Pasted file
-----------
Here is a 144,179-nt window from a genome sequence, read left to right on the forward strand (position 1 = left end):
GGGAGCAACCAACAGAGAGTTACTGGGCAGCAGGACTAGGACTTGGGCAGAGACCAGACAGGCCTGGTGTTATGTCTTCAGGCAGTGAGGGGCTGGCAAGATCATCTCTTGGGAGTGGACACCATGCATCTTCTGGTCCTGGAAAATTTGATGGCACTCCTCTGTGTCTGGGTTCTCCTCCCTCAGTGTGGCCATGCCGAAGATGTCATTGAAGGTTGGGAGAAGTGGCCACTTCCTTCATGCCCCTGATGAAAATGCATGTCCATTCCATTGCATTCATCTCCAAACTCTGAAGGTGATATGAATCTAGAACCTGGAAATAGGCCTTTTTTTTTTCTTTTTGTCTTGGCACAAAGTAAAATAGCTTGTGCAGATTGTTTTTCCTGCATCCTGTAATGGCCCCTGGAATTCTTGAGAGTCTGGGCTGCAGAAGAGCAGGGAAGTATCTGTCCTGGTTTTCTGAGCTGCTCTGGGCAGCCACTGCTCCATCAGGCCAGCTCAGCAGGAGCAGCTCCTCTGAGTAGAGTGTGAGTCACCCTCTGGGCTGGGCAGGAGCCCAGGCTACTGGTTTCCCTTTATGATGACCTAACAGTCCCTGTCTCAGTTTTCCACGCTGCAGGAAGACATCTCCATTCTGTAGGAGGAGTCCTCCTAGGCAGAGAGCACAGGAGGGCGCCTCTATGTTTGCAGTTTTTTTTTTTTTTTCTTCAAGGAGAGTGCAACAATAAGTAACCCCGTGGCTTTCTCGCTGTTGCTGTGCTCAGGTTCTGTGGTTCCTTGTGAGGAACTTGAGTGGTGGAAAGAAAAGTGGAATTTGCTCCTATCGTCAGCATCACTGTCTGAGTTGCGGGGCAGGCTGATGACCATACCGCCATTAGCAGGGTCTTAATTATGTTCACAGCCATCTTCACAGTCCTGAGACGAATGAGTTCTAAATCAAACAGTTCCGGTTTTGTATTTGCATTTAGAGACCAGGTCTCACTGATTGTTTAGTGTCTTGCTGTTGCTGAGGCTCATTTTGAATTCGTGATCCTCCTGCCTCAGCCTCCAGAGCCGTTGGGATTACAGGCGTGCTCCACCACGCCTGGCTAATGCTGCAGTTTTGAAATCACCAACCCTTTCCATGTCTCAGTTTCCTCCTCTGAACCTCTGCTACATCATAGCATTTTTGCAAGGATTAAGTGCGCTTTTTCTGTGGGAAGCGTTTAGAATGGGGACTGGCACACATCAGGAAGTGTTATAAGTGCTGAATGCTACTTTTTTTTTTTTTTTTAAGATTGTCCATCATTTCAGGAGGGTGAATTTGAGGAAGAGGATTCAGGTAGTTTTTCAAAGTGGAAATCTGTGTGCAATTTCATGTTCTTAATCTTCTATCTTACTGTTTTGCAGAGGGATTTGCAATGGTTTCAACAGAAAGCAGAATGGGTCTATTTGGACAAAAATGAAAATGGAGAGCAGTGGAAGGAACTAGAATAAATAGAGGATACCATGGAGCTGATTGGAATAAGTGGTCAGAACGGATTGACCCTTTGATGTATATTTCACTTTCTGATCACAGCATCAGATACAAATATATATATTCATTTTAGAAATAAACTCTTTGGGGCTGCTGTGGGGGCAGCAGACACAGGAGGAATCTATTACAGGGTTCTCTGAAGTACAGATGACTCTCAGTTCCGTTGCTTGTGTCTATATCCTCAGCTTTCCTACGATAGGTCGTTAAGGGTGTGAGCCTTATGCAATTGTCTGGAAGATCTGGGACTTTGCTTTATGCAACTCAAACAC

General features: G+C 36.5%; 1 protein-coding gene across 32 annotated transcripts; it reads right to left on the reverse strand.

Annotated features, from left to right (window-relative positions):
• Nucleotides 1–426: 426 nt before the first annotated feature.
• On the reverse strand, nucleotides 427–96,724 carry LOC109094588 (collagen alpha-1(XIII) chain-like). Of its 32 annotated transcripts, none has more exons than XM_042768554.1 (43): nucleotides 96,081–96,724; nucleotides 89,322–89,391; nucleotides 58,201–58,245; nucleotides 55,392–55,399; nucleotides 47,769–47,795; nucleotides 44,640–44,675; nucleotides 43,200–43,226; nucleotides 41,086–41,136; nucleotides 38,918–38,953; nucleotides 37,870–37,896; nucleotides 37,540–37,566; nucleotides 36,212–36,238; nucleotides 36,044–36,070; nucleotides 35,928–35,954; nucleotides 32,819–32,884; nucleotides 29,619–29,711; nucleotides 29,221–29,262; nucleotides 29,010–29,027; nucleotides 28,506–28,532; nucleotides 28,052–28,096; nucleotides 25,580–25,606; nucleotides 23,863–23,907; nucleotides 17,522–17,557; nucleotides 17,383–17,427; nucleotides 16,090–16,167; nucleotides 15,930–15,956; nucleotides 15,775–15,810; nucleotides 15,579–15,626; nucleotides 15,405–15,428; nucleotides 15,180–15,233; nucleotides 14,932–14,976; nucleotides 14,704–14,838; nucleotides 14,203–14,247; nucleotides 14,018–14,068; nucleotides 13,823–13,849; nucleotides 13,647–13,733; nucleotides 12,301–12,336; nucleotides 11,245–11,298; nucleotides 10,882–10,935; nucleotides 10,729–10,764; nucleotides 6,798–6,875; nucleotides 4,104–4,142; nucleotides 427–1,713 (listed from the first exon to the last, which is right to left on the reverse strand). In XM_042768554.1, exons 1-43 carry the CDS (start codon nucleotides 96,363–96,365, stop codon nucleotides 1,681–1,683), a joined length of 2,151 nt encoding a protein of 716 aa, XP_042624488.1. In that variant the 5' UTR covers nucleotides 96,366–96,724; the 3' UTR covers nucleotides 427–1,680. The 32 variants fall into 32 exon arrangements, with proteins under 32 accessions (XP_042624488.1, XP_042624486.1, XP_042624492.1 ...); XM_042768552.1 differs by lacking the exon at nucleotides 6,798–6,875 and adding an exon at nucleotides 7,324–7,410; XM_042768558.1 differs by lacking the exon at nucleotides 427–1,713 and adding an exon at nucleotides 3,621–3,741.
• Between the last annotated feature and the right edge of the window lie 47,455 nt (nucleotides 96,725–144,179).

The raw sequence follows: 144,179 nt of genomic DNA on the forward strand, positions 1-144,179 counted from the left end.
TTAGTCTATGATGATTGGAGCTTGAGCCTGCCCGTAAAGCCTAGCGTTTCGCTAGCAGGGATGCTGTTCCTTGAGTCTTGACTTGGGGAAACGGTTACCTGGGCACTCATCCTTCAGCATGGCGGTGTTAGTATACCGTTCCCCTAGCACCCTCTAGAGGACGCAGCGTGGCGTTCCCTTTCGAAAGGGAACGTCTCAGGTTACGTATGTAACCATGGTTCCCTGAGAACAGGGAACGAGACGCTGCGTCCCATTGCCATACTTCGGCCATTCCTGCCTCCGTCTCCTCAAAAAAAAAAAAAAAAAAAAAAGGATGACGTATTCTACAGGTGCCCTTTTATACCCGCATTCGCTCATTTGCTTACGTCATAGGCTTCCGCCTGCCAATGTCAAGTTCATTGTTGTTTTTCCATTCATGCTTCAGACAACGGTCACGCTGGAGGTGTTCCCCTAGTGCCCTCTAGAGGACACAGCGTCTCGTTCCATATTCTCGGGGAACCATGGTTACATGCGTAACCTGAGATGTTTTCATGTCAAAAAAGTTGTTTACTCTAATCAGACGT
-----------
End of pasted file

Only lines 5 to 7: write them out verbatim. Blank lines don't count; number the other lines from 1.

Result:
• Nucleotides 1–426: 426 nt before the first annotated feature.
• On the reverse strand, nucleotides 427–96,724 carry LOC109094588 (collagen alpha-1(XIII) chain-like). Of its 32 annotated transcripts, none has more exons than XM_042768554.1 (43): nucleotides 96,081–96,724; nucleotides 89,322–89,391; nucleotides 58,201–58,245; nucleotides 55,392–55,399; nucleotides 47,769–47,795; nucleotides 44,640–44,675; nucleotides 43,200–43,226; nucleotides 41,086–41,136; nucleotides 38,918–38,953; nucleotides 37,870–37,896; nucleotides 37,540–37,566; nucleotides 36,212–36,238; nucleotides 36,044–36,070; nucleotides 35,928–35,954; nucleotides 32,819–32,884; nucleotides 29,619–29,711; nucleotides 29,221–29,262; nucleotides 29,010–29,027; nucleotides 28,506–28,532; nucleotides 28,052–28,096; nucleotides 25,580–25,606; nucleotides 23,863–23,907; nucleotides 17,522–17,557; nucleotides 17,383–17,427; nucleotides 16,090–16,167; nucleotides 15,930–15,956; nucleotides 15,775–15,810; nucleotides 15,579–15,626; nucleotides 15,405–15,428; nucleotides 15,180–15,233; nucleotides 14,932–14,976; nucleotides 14,704–14,838; nucleotides 14,203–14,247; nucleotides 14,018–14,068; nucleotides 13,823–13,849; nucleotides 13,647–13,733; nucleotides 12,301–12,336; nucleotides 11,245–11,298; nucleotides 10,882–10,935; nucleotides 10,729–10,764; nucleotides 6,798–6,875; nucleotides 4,104–4,142; nucleotides 427–1,713 (listed from the first exon to the last, which is right to left on the reverse strand). In XM_042768554.1, exons 1-43 carry the CDS (start codon nucleotides 96,363–96,365, stop codon nucleotides 1,681–1,683), a joined length of 2,151 nt encoding a protein of 716 aa, XP_042624488.1. In that variant the 5' UTR covers nucleotides 96,366–96,724; the 3' UTR covers nucleotides 427–1,680. The 32 variants fall into 32 exon arrangements, with proteins under 32 accessions (XP_042624488.1, XP_042624486.1, XP_042624492.1 ...); XM_042768552.1 differs by lacking the exon at nucleotides 6,798–6,875 and adding an exon at nucleotides 7,324–7,410; XM_042768558.1 differs by lacking the exon at nucleotides 427–1,713 and adding an exon at nucleotides 3,621–3,741.
• Between the last annotated feature and the right edge of the window lie 47,455 nt (nucleotides 96,725–144,179).